The party says it will put £4.5m into cracking down on bloodsports like hare coursing, badger baiting and stag hunting.
The number of officers in rural crimes units across the country would rise from 88 to 170 under the proposals in the party’s animal welfare manifesto, which is being released on Tuesday.
Other policies included in the document include closing loopholes in the 2004 Hunting Act that allow in practice illegal hunts to continue.
They would remove exemptions such as hunts being allowed for “research and observation” and on the “use of dogs below ground to protect birds for shooting”.
Prison sentences would also be introduced illegal hunting, bring it into line with other offences, and penalties around wildlife crimes would be reviews more widely.
Jeremy Corbyn’s party views fox hunting in particular as a key Tory weakness, with voters at odds with many Conservatives’ pro-hunting views on the issue.
The Independent revealed earlier this month that Labour was running an under-the-radar campaign against the Tories over the issue using targeted Facebook ads.
Fox hunting was a stealth issue at the 2017 general election: though rarely covered by broadcasters during the campaign, pollsters were later surprised to discover that it was one of just a handful of Tory policies voters remembered.
YouGov found that fox hunting was just behind the so-called “dementia tax”, Brexit, and means-testing winter fuel allowance in terms of policy recognition by voters.
The issue is fertile ground for the opposition party, because polls show around 85-90 per cent of voters want to keep the bloodsport banned.
Theresa May’s 2017 Tory manifesto included a pledge for a free vote on bringing back fox hunting. The plan was dropped in January 2018, however, partly in response to the backlash during the election.
Boris Johnson repeatedly voted against Labour’s ban on fox hunting in 2000, in the previous decade when he was MP for Henley. As London mayor in 2013, he suggested introducing hunting in the capital to control its urban fox population, saying: “This will cause massive unpopularity but I don’t care”.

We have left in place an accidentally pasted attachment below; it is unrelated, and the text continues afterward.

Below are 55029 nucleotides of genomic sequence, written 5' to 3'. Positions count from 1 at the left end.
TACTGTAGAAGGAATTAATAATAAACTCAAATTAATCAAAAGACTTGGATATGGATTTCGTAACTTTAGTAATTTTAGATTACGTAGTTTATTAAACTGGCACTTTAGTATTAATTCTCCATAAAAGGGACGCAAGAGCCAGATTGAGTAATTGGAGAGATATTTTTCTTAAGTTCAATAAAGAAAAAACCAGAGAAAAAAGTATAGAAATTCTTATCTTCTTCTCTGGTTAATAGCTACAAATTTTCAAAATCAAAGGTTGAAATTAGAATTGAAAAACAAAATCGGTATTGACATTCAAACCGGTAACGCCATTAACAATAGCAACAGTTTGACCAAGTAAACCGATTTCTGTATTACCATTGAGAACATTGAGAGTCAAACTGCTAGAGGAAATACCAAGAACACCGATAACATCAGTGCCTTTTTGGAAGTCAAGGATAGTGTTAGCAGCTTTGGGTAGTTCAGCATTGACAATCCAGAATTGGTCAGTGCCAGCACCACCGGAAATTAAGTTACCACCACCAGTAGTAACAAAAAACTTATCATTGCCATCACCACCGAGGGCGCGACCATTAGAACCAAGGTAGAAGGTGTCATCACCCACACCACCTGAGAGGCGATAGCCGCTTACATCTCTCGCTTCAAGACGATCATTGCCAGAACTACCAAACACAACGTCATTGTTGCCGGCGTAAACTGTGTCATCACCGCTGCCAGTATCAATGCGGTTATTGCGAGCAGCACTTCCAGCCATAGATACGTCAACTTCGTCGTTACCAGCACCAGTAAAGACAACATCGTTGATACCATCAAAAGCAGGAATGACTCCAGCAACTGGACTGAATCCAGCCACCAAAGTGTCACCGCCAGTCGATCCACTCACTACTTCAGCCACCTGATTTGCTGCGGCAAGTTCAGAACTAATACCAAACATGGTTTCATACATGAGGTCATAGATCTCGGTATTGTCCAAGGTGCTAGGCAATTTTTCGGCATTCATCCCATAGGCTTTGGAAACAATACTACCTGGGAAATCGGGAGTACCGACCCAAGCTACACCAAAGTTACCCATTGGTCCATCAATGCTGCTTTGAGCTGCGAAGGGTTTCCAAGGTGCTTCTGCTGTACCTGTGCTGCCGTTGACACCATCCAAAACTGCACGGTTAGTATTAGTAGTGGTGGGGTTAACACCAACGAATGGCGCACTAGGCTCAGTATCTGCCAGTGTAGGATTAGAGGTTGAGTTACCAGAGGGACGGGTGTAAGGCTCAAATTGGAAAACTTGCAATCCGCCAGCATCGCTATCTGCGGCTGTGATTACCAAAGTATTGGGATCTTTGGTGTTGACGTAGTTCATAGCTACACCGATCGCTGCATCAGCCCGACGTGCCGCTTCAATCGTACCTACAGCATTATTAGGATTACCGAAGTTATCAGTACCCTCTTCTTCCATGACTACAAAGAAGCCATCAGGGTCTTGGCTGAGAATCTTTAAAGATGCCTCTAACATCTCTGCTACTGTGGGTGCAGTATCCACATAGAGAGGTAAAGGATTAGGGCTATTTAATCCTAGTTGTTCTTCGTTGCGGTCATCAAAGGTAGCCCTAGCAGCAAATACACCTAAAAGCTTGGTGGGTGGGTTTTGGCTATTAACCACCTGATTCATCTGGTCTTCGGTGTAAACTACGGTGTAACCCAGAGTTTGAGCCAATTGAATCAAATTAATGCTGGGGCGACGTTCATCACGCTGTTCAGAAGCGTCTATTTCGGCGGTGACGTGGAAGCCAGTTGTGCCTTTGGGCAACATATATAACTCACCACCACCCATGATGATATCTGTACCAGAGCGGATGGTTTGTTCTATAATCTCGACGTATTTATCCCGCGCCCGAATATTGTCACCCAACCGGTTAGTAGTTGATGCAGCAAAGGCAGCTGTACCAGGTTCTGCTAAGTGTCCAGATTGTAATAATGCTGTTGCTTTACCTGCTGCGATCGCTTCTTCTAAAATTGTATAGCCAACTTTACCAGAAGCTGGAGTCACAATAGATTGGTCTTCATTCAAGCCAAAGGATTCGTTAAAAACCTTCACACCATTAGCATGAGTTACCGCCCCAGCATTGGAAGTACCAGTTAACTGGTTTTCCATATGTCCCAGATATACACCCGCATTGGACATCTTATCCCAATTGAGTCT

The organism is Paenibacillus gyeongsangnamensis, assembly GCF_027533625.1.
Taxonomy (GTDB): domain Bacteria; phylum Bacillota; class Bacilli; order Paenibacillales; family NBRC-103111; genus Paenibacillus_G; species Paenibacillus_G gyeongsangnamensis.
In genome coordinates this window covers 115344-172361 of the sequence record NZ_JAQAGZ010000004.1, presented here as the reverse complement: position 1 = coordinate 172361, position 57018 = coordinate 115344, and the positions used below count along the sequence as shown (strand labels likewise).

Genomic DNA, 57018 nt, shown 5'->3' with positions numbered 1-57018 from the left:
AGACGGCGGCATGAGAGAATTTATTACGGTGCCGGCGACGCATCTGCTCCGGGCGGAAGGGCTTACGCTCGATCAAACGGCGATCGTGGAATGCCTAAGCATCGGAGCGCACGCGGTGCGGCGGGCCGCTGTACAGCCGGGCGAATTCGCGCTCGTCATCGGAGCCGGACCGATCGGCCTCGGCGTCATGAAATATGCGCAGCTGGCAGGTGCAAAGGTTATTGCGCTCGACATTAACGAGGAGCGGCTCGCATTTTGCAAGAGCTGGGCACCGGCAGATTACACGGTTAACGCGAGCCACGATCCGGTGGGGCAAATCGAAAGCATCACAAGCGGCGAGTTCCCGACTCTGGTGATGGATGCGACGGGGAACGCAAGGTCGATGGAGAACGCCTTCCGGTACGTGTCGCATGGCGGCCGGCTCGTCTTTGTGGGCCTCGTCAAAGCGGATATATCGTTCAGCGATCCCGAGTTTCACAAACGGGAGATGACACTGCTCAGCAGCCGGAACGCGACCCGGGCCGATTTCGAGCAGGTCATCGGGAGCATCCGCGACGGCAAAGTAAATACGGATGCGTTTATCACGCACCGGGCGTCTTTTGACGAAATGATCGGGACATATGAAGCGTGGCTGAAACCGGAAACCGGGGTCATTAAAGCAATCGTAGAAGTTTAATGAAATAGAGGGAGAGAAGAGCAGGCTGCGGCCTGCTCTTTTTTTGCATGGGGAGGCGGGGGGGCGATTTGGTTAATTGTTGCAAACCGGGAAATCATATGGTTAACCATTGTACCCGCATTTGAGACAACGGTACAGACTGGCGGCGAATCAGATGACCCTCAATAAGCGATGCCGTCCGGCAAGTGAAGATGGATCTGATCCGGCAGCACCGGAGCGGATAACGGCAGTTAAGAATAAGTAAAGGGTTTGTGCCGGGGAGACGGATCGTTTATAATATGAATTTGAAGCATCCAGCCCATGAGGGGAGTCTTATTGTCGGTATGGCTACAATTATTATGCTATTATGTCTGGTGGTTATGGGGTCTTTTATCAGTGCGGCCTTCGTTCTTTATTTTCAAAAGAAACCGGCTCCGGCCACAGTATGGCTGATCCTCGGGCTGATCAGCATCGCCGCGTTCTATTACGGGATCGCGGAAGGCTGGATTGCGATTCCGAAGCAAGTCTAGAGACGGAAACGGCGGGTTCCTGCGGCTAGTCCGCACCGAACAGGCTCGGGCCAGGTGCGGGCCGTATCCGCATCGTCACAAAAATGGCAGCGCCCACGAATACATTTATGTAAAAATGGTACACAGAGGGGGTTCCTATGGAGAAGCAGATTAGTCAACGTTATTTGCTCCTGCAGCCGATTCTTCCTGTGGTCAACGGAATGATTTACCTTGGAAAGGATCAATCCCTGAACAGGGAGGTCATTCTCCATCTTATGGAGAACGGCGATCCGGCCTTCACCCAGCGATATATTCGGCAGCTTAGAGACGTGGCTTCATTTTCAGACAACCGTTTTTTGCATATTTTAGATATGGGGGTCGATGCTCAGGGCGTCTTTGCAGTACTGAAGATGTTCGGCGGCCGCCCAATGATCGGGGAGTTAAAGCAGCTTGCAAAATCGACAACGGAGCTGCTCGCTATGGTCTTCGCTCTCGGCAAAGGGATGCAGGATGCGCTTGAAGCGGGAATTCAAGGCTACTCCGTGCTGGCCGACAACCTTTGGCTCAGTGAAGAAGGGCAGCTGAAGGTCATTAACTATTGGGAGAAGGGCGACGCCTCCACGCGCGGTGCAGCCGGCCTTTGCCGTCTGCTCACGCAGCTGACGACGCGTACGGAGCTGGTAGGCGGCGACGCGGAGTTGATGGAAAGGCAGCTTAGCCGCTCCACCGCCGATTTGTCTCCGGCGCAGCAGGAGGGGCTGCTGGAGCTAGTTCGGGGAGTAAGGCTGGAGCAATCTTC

But it is not clear whether the policy will make it into the Conservative manifesto this year. Over the summer, cabinet minister Liz Truss – an ally of Mr Johnson – said that the policy would not make the cut. Other senior Tories like Jeremy Hunt have said they still support a vote.
It comes as the Tories target Jeremy Corbyn’s party over its plans to bring in a financial transaction tax. The Conservatives say the plan to raise billions from the City would affect share prices, which they claim could affect some pensions.
Sue Hayman, Labour’s Shadow Environment Secretary, said: “Labour’s animal welfare manifesto is the most radical animal welfare plan anywhere in the world.
“While the Tories continue with their mass slaughter of badgers and flip flop on bringing back fox hunting, Labour is determined to bring animal welfare policy into the 21st Century, based on the latest science and understanding.
“We are calling time on those who have been allowed to get away with illegally hunting, maiming and killing wild animals such as deer, hen harriers, foxes and hares.
“By increasing the number of wildlife and rural police forces across the country we will help protect both wild animals and property in rural communities, and ensure a crackdown on the types of crimes against animals that this Tory government has turned a blind eye to. Labour is the true party of real change when it comes to animal welfare.”
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